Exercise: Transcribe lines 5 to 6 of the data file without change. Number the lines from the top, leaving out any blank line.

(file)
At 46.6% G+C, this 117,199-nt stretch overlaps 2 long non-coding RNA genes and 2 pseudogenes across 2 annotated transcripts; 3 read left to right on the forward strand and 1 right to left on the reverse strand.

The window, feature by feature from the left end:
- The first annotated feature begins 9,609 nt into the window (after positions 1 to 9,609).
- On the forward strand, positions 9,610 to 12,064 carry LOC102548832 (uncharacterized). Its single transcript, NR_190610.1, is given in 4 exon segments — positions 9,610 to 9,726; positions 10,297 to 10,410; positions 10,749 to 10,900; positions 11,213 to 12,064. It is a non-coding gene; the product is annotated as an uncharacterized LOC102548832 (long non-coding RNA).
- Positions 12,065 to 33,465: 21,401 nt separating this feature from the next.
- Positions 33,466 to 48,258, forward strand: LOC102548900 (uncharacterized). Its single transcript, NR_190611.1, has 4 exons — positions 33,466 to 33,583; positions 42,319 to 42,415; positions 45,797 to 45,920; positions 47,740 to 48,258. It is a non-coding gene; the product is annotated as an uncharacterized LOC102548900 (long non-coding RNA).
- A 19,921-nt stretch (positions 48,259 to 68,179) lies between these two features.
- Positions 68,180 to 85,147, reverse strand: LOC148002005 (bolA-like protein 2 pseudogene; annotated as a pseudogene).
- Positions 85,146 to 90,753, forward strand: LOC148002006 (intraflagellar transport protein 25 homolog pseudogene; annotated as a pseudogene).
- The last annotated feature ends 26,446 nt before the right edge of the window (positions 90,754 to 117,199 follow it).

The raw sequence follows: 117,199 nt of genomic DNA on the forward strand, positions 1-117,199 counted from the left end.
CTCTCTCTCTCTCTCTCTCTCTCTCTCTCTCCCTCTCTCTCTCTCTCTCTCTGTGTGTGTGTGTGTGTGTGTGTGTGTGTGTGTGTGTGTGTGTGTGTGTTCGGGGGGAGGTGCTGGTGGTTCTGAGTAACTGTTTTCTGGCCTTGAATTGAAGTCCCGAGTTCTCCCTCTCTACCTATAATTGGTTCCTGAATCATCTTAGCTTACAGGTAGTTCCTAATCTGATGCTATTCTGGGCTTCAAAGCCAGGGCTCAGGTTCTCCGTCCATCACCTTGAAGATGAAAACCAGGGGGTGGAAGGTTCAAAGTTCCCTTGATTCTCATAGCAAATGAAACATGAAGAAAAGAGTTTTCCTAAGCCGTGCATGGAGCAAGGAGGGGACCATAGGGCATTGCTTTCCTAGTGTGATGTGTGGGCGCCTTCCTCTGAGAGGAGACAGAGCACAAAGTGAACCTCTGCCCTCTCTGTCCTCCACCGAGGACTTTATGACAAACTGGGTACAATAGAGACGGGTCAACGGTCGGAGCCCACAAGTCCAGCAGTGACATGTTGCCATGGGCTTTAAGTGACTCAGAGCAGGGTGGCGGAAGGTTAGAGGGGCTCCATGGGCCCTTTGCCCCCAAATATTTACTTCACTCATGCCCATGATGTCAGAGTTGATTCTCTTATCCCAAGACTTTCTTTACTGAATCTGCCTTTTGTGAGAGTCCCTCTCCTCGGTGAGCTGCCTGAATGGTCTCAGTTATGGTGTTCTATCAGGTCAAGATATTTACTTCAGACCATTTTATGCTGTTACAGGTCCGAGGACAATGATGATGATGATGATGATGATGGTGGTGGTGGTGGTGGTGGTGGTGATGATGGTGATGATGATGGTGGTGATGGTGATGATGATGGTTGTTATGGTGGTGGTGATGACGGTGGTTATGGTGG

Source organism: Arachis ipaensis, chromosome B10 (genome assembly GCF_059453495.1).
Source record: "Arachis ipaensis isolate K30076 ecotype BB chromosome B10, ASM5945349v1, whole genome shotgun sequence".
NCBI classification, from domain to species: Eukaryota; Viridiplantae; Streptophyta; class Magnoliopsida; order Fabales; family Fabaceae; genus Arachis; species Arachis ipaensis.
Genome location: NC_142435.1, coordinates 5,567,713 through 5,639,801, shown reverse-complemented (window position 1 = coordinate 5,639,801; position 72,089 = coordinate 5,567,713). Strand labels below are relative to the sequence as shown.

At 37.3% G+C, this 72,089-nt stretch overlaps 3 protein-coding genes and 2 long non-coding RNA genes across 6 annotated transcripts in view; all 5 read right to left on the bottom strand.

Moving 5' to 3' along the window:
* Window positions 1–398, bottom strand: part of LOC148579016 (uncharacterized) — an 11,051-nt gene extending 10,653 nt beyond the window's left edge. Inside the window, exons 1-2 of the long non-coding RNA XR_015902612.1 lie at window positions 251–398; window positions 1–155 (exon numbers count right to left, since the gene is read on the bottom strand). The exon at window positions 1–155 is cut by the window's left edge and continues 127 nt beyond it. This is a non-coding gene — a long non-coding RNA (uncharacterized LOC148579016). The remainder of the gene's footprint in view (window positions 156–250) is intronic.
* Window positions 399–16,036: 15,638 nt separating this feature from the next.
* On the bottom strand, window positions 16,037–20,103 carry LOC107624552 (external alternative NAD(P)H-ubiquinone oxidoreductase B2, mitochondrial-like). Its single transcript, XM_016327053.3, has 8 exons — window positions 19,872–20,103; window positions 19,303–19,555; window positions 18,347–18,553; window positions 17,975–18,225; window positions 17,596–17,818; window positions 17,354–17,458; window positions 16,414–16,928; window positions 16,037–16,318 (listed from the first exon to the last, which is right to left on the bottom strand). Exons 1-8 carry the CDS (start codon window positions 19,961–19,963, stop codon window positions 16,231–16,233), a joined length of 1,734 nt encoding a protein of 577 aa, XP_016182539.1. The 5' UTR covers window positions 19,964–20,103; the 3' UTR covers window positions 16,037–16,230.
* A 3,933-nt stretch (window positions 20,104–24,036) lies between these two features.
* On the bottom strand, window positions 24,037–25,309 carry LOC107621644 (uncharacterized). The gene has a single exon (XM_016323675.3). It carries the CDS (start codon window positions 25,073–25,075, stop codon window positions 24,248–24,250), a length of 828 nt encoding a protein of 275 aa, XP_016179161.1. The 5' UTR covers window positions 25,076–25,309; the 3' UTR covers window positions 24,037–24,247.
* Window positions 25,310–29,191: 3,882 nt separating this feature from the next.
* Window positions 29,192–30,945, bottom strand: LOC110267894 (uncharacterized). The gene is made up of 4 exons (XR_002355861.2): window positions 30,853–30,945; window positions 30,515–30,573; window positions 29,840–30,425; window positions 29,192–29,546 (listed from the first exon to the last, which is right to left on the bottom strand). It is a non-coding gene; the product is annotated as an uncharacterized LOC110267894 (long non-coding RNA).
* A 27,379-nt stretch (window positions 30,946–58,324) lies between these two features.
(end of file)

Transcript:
- Positions 12,065 to 33,465: 21,401 nt separating this feature from the next.
- Positions 33,466 to 48,258, forward strand: LOC102548900 (uncharacterized). Its single transcript, NR_190611.1, has 4 exons — positions 33,466 to 33,583; positions 42,319 to 42,415; positions 45,797 to 45,920; positions 47,740 to 48,258. It is a non-coding gene; the product is annotated as an uncharacterized LOC102548900 (long non-coding RNA).